We all know hospitality has been badly hit by the downturn, with the soaring pub closure rate of five a day, high-profile restaurant failures such as Tom Aikens and, as of last week, the collapse of hotel group Folio and property investor aAim stealing the headlines.
Well, not necessarily so, because business and industry (B&I) remains the engine room, making up nearly half (47.9%) of a UK sector worth almost £4b. And, as research firm Mintel said in a report last month: "B&I catering is intimately linked with the health of the wider UK economy." You only need to turn on the TV or glance at a newspaper these days to see where that's heading.
In fact, there has already been blood spilt within B&I catering thanks to the banking crisis that has engulfed the City and wider financial world. The collapse of Lehman Brothers (catered by Compass Group) and the struggles of others, such as HBOS (Aramark) and Citigroup (Compass), has put unexpected pressure on caterers from clients that were traditionally as close as you could get to a "sure bet".
Now, as boom turns to bust, caterers face a dichotomy where, on one hand, an economic slowdown should play into their hands, as outsourcing services is a classic way to reduce cost. However, at the same time the economic climate has seen clients fuelling the ongoing trend towards more "commercial" contracts, including nil-subsidy and concession, which transfer a greater deal of responsibility and, therefore, risk to the caterer (Caterer, 27 November, page 6).
Although contract caterers are not, by and large, resisting the move towards these sorts of deals - Mintel says they jumped 20% year on year in 2007 - they do remain conscious that nilâ'subsidy contracts require significant volume to work - generally 1,000-plus staff on site - at a time when clients are being forced to make redundancies.
The fact that caterers are typically awarded contracts of three years or longer affords them a level of income security that pubs and high-street restaurants can only dream of, but, behind the scenes, clients are tightening their belts and profits are under pressure. As food service consultant Peter Pitham said: "I have seen an increase in clients wanting to reduce their catering exposure, particularly reducing costs."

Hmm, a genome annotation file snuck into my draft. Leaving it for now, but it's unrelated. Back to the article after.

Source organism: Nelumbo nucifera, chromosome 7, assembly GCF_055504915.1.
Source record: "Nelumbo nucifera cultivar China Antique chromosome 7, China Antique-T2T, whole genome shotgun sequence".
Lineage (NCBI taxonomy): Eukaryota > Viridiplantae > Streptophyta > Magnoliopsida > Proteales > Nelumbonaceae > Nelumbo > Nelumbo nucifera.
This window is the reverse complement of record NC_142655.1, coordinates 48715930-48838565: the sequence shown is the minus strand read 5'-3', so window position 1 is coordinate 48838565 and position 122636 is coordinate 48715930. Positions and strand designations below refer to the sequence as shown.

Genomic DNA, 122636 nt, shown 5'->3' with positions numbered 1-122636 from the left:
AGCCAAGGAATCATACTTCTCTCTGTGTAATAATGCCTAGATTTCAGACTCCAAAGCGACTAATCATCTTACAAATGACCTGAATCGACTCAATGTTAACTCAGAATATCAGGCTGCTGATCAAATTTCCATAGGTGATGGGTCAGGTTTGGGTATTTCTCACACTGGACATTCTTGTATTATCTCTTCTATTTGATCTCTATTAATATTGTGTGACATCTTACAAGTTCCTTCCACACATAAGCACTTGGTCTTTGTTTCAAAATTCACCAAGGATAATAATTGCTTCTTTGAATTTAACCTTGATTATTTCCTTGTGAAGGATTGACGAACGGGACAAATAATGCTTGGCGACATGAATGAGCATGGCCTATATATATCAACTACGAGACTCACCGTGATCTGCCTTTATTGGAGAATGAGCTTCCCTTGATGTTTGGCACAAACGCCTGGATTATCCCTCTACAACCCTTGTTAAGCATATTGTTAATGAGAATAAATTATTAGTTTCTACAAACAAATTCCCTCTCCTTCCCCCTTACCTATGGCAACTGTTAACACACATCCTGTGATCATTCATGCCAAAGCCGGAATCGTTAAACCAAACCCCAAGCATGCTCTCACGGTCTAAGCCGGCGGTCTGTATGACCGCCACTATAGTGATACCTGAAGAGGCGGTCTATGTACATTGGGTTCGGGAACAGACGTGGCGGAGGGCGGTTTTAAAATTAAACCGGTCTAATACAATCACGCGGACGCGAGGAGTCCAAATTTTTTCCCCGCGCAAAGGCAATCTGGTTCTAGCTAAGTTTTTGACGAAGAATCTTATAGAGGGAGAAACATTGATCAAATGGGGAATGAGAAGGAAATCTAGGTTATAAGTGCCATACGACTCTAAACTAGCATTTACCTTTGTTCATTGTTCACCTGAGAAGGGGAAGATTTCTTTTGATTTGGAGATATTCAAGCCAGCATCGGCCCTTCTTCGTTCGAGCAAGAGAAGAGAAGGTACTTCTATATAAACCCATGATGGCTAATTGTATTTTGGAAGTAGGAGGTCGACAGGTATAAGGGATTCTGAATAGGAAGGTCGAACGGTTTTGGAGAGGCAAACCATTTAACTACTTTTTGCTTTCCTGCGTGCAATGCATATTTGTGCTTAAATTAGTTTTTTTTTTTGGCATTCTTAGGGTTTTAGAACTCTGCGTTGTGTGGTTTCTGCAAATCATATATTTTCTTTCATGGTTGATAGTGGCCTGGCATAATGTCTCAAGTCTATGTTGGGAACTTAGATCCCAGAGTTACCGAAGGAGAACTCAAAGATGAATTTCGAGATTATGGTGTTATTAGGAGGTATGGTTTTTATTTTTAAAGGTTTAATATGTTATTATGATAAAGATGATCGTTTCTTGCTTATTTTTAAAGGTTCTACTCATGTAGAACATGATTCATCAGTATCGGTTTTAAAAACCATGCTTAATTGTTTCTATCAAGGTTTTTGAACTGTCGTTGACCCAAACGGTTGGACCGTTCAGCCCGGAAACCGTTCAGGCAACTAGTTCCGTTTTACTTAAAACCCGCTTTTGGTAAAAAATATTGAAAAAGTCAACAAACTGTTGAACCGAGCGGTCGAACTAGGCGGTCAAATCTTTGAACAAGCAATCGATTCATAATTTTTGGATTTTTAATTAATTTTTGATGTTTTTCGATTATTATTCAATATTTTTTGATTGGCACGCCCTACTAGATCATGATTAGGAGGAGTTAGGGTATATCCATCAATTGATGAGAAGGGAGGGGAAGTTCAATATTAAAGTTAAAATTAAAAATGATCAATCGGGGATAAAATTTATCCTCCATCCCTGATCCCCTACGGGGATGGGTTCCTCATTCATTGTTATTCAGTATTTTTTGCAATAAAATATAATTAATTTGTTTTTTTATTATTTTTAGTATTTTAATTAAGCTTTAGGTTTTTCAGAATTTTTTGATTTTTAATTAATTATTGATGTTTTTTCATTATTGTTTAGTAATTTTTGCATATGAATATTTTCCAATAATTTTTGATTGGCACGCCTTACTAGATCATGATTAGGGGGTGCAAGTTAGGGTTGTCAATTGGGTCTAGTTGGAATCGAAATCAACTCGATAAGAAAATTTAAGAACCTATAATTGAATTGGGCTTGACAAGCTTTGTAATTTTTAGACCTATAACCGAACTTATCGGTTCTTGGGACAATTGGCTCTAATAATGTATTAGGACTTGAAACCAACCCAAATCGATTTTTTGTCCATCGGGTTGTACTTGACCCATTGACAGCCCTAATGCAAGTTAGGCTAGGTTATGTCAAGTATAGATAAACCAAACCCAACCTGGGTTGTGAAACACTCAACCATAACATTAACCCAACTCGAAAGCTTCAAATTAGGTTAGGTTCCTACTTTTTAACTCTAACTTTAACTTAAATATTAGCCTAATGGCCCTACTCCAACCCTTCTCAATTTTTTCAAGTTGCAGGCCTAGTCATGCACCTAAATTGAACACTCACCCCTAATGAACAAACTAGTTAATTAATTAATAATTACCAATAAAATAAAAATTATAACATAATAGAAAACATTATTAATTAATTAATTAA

Chris Stern, a fellow food service consultant, said that even clients that are well placed financially are now being prudent about the services they provide to their staff. "Internal hospitality is reducing significantly, meaning possible catering staff cuts and, where hospitality has been subsidising staff restaurants, an increase in client subsidy," he said.
Mintel's report forecast that the value of B&I will have declined by 1% in 2008 to £1.64b, with a further drop to £1.57b in 2009. With food inflation still a pressure, for caterers it all adds up to a big squeeze.
Alastair Storey, chief executive of BaxterStorey, said that while trading in 2008 had held up well, he is under no illusions that 2009 won't be tough. "We've already initiated talks with our clients to discuss ways to save costs for them if they want us to," he said.
BaxterStorey has also been preparing proactively for 2009 via programmes such as "Credit Crunch Cooking", which educates kitchen staff on the use of secondary cuts of meat in a bid to manage costs.
"I'd be lying if I said I wasn't feeling edgy about 2009, but at the same time I'm very excited," said Storey. "As contract caterers operating in difficult economic circumstances, our staff restaurants become very attractive to customers compared with the high street. It's up to us to be at the top of our game, and to make sure we demonstrate value for money."
Tips to keep people munching during the recession
- Be proactive
Take steps such as training staff to make better use of resources and talking to clients to explain ways that cost can be removed.
- Market yourself
If clients are under pressure to reduce the amount they spend on wining and dining customers outside the building, sell them the option of hosting meetings on the premises.
- Demonstrate value for money
It will be what clients want to see and a way of winning custom from the high-street operators.
By Chris Druce